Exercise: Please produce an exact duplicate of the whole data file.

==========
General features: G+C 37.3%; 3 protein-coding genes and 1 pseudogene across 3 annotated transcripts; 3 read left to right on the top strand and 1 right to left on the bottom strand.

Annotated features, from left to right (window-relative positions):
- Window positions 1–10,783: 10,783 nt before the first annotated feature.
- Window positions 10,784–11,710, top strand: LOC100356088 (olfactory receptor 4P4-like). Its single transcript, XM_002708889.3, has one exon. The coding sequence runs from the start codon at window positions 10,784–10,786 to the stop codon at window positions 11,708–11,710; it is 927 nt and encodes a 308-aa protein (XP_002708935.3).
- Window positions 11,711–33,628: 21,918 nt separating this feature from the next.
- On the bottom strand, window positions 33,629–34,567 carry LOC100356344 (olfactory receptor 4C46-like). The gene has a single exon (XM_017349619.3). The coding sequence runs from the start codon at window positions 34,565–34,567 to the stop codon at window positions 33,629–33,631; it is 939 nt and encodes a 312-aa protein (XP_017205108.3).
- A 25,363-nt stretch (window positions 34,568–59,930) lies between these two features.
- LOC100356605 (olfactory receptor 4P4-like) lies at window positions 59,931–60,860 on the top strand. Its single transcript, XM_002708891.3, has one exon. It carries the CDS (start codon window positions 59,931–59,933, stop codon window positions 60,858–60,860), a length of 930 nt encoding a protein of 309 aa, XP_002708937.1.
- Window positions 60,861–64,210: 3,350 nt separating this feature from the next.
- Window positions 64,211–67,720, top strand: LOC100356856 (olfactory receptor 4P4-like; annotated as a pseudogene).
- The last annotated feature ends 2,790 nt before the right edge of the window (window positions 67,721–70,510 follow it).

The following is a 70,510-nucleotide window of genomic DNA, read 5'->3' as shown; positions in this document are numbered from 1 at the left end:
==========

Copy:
General features: G+C 37.3%; 3 protein-coding genes and 1 pseudogene across 3 annotated transcripts; 3 read left to right on the top strand and 1 right to left on the bottom strand.

Annotated features, from left to right (window-relative positions):
- Window positions 1–10,783: 10,783 nt before the first annotated feature.
- Window positions 10,784–11,710, top strand: LOC100356088 (olfactory receptor 4P4-like). Its single transcript, XM_002708889.3, has one exon. The coding sequence runs from the start codon at window positions 10,784–10,786 to the stop codon at window positions 11,708–11,710; it is 927 nt and encodes a 308-aa protein (XP_002708935.3).
- Window positions 11,711–33,628: 21,918 nt separating this feature from the next.
- On the bottom strand, window positions 33,629–34,567 carry LOC100356344 (olfactory receptor 4C46-like). The gene has a single exon (XM_017349619.3). The coding sequence runs from the start codon at window positions 34,565–34,567 to the stop codon at window positions 33,629–33,631; it is 939 nt and encodes a 312-aa protein (XP_017205108.3).
- A 25,363-nt stretch (window positions 34,568–59,930) lies between these two features.
- LOC100356605 (olfactory receptor 4P4-like) lies at window positions 59,931–60,860 on the top strand. Its single transcript, XM_002708891.3, has one exon. It carries the CDS (start codon window positions 59,931–59,933, stop codon window positions 60,858–60,860), a length of 930 nt encoding a protein of 309 aa, XP_002708937.1.
- Window positions 60,861–64,210: 3,350 nt separating this feature from the next.
- Window positions 64,211–67,720, top strand: LOC100356856 (olfactory receptor 4P4-like; annotated as a pseudogene).
- The last annotated feature ends 2,790 nt before the right edge of the window (window positions 67,721–70,510 follow it).

The following is a 70,510-nucleotide window of genomic DNA, read 5'->3' as shown; positions in this document are numbered from 1 at the left end: